Emperor penguins on brink of extinction – charity issues warning over iconic species
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WWF issued the warning to mark World Penguin Day on Monday. The conservation organisation is calling for Emperor penguins to be listed as a Specially Protected Species ahead of the Antarctic Treaty meeting in Berlin next month.
The call comes after a report from the Scientific Committee on Antarctic Research (SCAR) predicted that 80 percent of all known colonies are projected to be quasi-extinct by 2100 under current levels of C02 emissions, while the total number of Emperor penguins could decline by at least 81 percent.
The report warned that in extreme circumstances up to 100 percent of colonies could become quasi-extinct by 2100 and the number of emperor penguins could plummet by at least 99 percent.
In the best-case scenario, their population is likely to decrease by 31 percent by the end of the century.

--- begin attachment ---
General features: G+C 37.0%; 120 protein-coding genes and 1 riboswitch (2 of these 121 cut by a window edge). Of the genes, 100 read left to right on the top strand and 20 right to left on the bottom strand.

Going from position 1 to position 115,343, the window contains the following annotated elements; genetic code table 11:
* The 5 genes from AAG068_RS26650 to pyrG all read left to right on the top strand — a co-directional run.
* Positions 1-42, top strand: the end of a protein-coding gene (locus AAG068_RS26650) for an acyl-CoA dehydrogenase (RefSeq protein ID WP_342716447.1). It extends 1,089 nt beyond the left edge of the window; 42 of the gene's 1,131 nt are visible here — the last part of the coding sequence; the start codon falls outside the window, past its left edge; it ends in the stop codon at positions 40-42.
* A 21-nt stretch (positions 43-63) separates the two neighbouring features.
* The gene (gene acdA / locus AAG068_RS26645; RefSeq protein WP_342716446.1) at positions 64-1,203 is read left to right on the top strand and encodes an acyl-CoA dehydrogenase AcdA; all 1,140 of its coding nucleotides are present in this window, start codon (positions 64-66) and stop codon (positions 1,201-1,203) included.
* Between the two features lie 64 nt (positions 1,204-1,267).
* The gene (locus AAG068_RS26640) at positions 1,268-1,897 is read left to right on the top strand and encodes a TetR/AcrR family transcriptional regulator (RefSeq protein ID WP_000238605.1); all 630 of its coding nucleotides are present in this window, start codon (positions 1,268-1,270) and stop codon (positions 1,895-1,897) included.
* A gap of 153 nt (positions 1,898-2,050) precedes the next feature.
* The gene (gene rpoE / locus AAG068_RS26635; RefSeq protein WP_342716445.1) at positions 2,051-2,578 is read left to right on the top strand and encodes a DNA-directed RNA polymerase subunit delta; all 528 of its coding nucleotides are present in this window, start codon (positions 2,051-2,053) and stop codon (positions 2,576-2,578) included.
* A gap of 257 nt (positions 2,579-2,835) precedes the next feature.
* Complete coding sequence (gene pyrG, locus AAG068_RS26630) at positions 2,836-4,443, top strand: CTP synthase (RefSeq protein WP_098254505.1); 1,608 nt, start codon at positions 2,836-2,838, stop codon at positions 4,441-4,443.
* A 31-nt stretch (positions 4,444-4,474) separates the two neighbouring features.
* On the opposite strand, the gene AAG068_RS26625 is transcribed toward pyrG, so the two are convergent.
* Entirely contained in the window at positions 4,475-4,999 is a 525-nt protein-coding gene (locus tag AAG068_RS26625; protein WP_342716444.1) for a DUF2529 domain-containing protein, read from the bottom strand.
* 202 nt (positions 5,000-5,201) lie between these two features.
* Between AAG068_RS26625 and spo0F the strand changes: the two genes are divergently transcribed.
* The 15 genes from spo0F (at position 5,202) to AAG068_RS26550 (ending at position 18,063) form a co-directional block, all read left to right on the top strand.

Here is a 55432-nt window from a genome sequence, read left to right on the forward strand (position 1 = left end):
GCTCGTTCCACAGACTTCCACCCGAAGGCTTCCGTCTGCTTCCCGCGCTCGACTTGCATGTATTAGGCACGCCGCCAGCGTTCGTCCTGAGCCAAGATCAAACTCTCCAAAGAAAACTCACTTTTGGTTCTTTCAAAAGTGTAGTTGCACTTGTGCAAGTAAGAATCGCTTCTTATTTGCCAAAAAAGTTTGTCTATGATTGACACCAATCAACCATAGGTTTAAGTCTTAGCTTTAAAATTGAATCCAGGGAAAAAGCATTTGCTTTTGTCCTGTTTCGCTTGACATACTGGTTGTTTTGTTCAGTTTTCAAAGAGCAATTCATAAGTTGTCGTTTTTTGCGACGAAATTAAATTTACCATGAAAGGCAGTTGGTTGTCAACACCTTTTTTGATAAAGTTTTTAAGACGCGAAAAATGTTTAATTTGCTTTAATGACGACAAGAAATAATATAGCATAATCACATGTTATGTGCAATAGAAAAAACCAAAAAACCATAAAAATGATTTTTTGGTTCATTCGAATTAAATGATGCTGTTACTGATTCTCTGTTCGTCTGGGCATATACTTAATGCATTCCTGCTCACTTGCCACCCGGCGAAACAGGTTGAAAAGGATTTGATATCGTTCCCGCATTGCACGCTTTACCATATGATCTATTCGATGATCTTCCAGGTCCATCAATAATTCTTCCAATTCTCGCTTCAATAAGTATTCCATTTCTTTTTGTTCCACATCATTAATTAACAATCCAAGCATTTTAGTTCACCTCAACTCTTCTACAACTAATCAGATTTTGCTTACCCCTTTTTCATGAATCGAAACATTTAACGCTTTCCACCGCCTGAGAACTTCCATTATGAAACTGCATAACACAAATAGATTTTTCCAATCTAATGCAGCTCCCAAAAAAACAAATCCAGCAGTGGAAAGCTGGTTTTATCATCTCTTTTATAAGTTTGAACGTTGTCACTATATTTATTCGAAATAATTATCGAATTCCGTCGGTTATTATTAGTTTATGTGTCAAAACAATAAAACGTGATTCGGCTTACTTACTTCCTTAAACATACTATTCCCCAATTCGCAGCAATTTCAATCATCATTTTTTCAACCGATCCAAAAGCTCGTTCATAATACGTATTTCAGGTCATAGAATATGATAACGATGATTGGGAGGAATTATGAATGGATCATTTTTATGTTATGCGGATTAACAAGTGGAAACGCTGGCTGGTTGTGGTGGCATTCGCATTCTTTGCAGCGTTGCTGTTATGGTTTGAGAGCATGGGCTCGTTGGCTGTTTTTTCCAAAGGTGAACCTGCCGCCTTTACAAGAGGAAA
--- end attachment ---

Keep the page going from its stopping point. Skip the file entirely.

Rod Downie, WWF’s chief adviser, polar regions, said: “Emperor penguins are the most iconic species of the ice.
“They are uniquely adapted to the harsh and extreme Antarctic environment.
“Yet they are also increasingly vulnerable to climate change, habitat loss and human disturbance.
“Only humans can secure the future of this species, as their fate depends on global climate policy combined with an action plan to protect their habitat and remove other risks from human disturbance.
“We need Emperor penguins to be listed as Specially Protected Species at this year’s Antarctic Treaty meeting in order to better shield them against the threat of climate change and to ensure their continued survival.”
Emperor penguins are vulnerable to changes in sea ice such as thinning and reducing in extent.
Their breeding success depends on the sea ice being just right for their needs.
Emperor penguins require stable sea ice which is connected to land for around nine months of the year to mate, incubate their eggs, hatch their chickens and replace their feathers during the annual moult.
Changes to sea ice can lead to breeding failure.
But experts believe that due to rising global temperatures the loss of Antarctic sea ice is now almost certain.
The WWF said listing Emperor penguins as a Specially Protected Species at the Atlantic Treaty meeting will help to avoid any further stressors to the animals by prohibiting any harmful interference and avoiding any detrimental changes.
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